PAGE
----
July 14: India has successfully launched the Chandrayaan 3 mission to the moon. Read our full launch recap.
India's second attempt at a daring, homegrown moon landing will kick off this week.
The nation's Chandrayaan-3 mission, whose name means "moon vehicle" in Sanskrit, is scheduled to launch toward the moon on Friday (July 14) at 5:05 a.m. EDT (0905 GMT, or 2:35 p.m. local time on July 14) from the island of Sriharikota, on India's east coast.
A three-stage rocket called the Launch Vehicle Mark-3 (LVM3) will ferry the robotic moon lander and rover duo that make up the Chandrayaan-3 spacecraft into an Earth parking orbit, a stable circular path around Earth that allows the mission team to ensure all instruments are working well post launch. Soon after, the spacecraft will be placed on a lunar transfer trajectory, beginning its deep-space journey.
When Chandrayaan-3 nears our cosmic neighbor, its thrusters will fire up to nudge the spacecraft into a tight circular orbit around the moon until it is about 62 miles (100 kilometers) above the lunar surface. If all goes according to plan, the lander and rover will safely touch down on the moon's surface on Aug. 23 or Aug. 24.
The mission's success relies on a smooth landing of the spacecraft about 70 degrees from the moon's south pole. The landing will happen "only when the sun rises on the moon, to get 14 Earth days, or one lunar day, to work," said Arun Sinha, a former senior scientist at the Indian Space Research Organisation (ISRO), India's national space agency that is launching and operating this mission. If the team cannot land the spacecraft in August, the next window to do so will be a month later in late September, ISRO's chairman S. Somanath said at a press briefing last week.
The Chandrayaan-3 spacecraft includes a moon lander named Vikram (Sanskrit for "Valor"), which is equipped with four instruments to record thermal conductivity and sense moonquakes around the landing site, among other data.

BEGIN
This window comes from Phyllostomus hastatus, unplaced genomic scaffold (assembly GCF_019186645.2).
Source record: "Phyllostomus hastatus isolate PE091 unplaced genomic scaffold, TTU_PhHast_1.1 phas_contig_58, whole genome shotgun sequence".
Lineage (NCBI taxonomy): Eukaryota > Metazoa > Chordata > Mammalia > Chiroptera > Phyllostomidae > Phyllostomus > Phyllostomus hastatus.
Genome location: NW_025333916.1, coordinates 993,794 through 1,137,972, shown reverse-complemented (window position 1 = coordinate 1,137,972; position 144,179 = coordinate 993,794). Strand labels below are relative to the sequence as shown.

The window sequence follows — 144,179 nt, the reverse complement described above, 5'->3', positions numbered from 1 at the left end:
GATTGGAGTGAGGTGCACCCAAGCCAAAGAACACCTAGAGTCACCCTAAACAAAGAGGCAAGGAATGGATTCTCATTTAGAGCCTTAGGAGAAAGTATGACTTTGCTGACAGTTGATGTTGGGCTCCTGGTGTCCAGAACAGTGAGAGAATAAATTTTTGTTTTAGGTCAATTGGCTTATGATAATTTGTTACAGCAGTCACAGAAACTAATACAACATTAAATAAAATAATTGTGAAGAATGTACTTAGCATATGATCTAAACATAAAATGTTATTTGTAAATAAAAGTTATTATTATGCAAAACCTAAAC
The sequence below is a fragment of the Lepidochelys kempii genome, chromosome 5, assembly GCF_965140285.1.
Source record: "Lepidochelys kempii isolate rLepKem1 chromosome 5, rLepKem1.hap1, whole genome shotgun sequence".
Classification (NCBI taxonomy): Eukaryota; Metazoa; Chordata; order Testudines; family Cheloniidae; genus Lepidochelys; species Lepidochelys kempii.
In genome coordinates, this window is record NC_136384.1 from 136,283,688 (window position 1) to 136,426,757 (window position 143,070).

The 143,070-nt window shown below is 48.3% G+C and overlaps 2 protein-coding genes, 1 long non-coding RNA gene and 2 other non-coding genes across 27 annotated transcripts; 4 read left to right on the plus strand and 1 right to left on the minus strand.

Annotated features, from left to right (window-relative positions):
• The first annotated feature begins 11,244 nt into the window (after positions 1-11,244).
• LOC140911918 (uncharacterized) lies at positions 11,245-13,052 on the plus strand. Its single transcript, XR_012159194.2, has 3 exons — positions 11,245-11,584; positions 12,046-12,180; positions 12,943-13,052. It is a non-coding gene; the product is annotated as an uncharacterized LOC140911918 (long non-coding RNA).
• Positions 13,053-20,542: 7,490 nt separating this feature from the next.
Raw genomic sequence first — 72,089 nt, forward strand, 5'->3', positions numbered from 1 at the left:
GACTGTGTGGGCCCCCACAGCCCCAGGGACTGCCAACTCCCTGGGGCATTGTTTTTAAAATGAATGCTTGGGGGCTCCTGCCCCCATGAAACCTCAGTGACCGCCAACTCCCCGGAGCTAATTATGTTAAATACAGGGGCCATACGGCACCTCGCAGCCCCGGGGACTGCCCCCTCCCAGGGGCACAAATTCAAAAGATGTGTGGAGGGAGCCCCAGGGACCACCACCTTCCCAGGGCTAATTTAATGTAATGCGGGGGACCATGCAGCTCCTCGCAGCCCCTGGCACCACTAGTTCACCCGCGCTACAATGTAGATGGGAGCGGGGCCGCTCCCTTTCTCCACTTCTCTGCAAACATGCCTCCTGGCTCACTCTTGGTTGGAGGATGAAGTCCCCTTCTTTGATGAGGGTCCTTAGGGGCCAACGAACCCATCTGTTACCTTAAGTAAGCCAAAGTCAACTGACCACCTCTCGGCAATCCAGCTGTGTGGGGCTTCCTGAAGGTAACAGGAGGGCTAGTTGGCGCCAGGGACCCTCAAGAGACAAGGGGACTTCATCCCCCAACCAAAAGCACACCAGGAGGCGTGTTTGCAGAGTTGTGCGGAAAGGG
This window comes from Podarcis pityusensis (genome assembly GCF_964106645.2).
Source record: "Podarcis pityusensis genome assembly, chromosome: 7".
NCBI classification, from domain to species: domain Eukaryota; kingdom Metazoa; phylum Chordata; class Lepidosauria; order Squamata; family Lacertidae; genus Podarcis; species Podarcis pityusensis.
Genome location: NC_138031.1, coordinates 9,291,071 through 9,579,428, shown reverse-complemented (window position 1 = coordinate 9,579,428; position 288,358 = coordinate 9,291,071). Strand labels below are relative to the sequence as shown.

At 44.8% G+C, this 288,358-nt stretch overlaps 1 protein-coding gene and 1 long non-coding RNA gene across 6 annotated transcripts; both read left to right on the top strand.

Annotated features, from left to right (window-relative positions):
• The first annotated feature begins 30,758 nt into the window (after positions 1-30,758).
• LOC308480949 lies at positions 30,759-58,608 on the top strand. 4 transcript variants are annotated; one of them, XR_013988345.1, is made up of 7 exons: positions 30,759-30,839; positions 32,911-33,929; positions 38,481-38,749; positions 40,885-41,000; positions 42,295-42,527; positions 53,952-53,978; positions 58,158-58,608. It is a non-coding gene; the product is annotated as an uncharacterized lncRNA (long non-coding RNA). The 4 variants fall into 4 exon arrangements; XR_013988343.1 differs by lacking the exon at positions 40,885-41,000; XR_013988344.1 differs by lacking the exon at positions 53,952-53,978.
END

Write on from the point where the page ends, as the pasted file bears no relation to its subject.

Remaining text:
Upon touchdown, the rover, Pragyan (Sanskrit for "wisdom"), will roll off Vikram and explore the nearby region, its onboard cameras helping it avoid lunar obstacles. It is expected to remain within the lander's field of view at all times while carrying out science experiments.
Pragyan has two instruments onboard to conduct on-site experiments, with which scientists hope to gain valuable technical data about the moon's makeup near the landing site. For example, similar to NASA's Curiosity rover that has been firing lasers at Martian rocks to study their composition (among other tasks), Pragyan has a laser spectrometer onboard that will zap lunar regolith in order to analyze and categorize the various gases released.
The solar-powered rover is expected to last at least one lunar day or 14 Earth days, although "there are faint chances of extra efficient battery charge," Sinha told Space.com. "If this is good, another 14 [Earth] days might be available."
Related: What is the moon made of?
The race to the moon
If the mission is successful, India will become only the fourth country to successfully soft-land a spacecraft on the moon, after the United States, the former Soviet Union and China. India may also become the first country to touch down near the moon's south pole, a region that has become a hotspot for future missions, thanks to its apparently abundant water ice, which will become an essential resource for future crewed missions to the moon and Mars.